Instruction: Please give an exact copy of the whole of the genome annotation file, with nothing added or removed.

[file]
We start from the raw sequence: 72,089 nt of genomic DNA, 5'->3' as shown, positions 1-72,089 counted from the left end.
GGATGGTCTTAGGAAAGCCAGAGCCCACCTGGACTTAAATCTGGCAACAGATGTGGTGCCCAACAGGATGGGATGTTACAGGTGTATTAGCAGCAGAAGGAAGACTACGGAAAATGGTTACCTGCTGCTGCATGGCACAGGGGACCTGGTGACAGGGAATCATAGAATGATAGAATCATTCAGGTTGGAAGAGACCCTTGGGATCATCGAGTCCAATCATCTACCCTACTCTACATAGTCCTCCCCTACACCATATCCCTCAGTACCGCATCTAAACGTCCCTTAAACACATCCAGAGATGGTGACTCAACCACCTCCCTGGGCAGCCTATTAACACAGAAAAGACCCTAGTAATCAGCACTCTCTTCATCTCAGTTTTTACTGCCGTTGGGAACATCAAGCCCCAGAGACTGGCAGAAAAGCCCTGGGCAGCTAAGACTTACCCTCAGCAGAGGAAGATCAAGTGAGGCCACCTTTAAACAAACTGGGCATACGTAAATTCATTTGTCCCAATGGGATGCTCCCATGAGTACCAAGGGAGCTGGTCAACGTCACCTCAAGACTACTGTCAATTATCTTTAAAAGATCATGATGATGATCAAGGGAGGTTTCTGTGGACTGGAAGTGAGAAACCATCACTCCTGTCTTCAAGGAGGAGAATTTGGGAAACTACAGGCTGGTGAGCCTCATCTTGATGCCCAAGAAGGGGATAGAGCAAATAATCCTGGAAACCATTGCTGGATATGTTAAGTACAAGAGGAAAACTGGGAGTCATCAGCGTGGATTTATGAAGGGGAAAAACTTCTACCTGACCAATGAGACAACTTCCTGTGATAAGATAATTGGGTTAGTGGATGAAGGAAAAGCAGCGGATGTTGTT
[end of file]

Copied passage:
We start from the raw sequence: 72,089 nt of genomic DNA, 5'->3' as shown, positions 1-72,089 counted from the left end.
GGATGGTCTTAGGAAAGCCAGAGCCCACCTGGACTTAAATCTGGCAACAGATGTGGTGCCCAACAGGATGGGATGTTACAGGTGTATTAGCAGCAGAAGGAAGACTACGGAAAATGGTTACCTGCTGCTGCATGGCACAGGGGACCTGGTGACAGGGAATCATAGAATGATAGAATCATTCAGGTTGGAAGAGACCCTTGGGATCATCGAGTCCAATCATCTACCCTACTCTACATAGTCCTCCCCTACACCATATCCCTCAGTACCGCATCTAAACGTCCCTTAAACACATCCAGAGATGGTGACTCAACCACCTCCCTGGGCAGCCTATTAACACAGAAAAGACCCTAGTAATCAGCACTCTCTTCATCTCAGTTTTTACTGCCGTTGGGAACATCAAGCCCCAGAGACTGGCAGAAAAGCCCTGGGCAGCTAAGACTTACCCTCAGCAGAGGAAGATCAAGTGAGGCCACCTTTAAACAAACTGGGCATACGTAAATTCATTTGTCCCAATGGGATGCTCCCATGAGTACCAAGGGAGCTGGTCAACGTCACCTCAAGACTACTGTCAATTATCTTTAAAAGATCATGATGATGATCAAGGGAGGTTTCTGTGGACTGGAAGTGAGAAACCATCACTCCTGTCTTCAAGGAGGAGAATTTGGGAAACTACAGGCTGGTGAGCCTCATCTTGATGCCCAAGAAGGGGATAGAGCAAATAATCCTGGAAACCATTGCTGGATATGTTAAGTACAAGAGGAAAACTGGGAGTCATCAGCGTGGATTTATGAAGGGGAAAAACTTCTACCTGACCAATGAGACAACTTCCTGTGATAAGATAATTGGGTTAGTGGATGAAGGAAAAGCAGCGGATGTTGTT